The Texas Restaurant Association this week updated its guidelines on mask wearing for both employees and customers in the wake of Gov. Greg Abbott’s order to lift face-covering mandates and capacity limits statewide.
“In keeping with the public health guidance and best practices,” the association said Thursday, “our updated Texas Restaurant Promise includes a face-covering requirement for employees and encourages guests to wear a face covering when they are not seated at their table.”
The association originally launched the Texas Restaurant Promise in April 2020 to help state officials drafting protocols for reopening during the COVID-19 pandemic.
Abbott on Tuesday, at an announcement at Montelongo's Mexican Restaurant in Lubbock, Texas, issued an order, effective March 10, lifting all pandemic capacity restrictions on businesses and facilities and getting rid of the state’s mask mandate.
The move came despite warnings to states from the Centers for Disease Control and Prevention against rolling back restrictions too quickly and risking further spread of the highly infectious COVID-19.
The TRA, in issuing its updated guidelines, said it wanted to help restaurants “prepare to continue providing a safe and welcoming dining experience when Texas’ COVID-19 protocols are lifted.”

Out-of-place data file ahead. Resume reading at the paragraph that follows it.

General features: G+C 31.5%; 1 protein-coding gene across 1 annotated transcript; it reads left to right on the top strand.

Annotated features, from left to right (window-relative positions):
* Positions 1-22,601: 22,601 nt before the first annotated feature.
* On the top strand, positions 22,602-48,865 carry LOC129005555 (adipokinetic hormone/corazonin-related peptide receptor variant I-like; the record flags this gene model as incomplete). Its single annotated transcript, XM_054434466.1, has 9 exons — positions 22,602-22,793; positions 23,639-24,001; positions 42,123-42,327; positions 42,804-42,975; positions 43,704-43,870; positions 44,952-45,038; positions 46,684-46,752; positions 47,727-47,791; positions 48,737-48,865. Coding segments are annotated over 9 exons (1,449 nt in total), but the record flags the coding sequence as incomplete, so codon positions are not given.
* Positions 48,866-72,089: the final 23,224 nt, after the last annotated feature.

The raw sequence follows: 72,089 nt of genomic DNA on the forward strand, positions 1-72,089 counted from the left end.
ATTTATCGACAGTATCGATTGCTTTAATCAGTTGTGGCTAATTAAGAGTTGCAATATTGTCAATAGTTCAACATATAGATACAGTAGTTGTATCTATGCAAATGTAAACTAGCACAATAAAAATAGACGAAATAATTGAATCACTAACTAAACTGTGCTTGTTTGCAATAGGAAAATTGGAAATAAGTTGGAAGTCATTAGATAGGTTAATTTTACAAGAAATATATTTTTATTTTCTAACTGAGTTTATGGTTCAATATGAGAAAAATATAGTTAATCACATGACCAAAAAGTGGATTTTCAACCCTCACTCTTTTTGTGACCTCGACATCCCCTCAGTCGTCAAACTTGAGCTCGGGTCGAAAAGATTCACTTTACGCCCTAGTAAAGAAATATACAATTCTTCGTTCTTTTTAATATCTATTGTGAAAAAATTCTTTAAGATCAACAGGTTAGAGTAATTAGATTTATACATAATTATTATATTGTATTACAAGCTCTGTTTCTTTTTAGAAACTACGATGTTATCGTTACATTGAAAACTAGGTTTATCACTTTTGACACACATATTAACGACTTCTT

The association noted that its Texas Restaurant Promise had centered around operators, employees and customers playing a role in preventing the spread of the coronavirus.
“This is especially important heading into the next phase of Texas’ reopening,” the association said.
“We remain committed to incorporating lessons learned into everything we do to protect our communities,” it said
The updated Texas Restaurant Promise maintains such safety protocols as regular cleaning and disinfecting, hand-sanitizing stations and employee and customer health screenings.
“This strikes the right balance between protecting employees and guests and acknowledging that restaurant employees are not law enforcement officers and should not be placed in a difficult or potentially dangerous situation if a customer refuses to comply with a protocol,” the group said.
“Unfortunately, we have seen far too many instances of these difficult interactions over the past year, which is why we continue to call upon every Texan to show respect and patience to any worker who is simply trying to do their job in spite of very challenging circumstances,” the TRA said.
The Texas Restaurant Association, formed in 1937, advocates for the foodservice industry and serves as a resource for operators in the state, which has more than 50,000 locations and employees an estimated 1.3 million workers.
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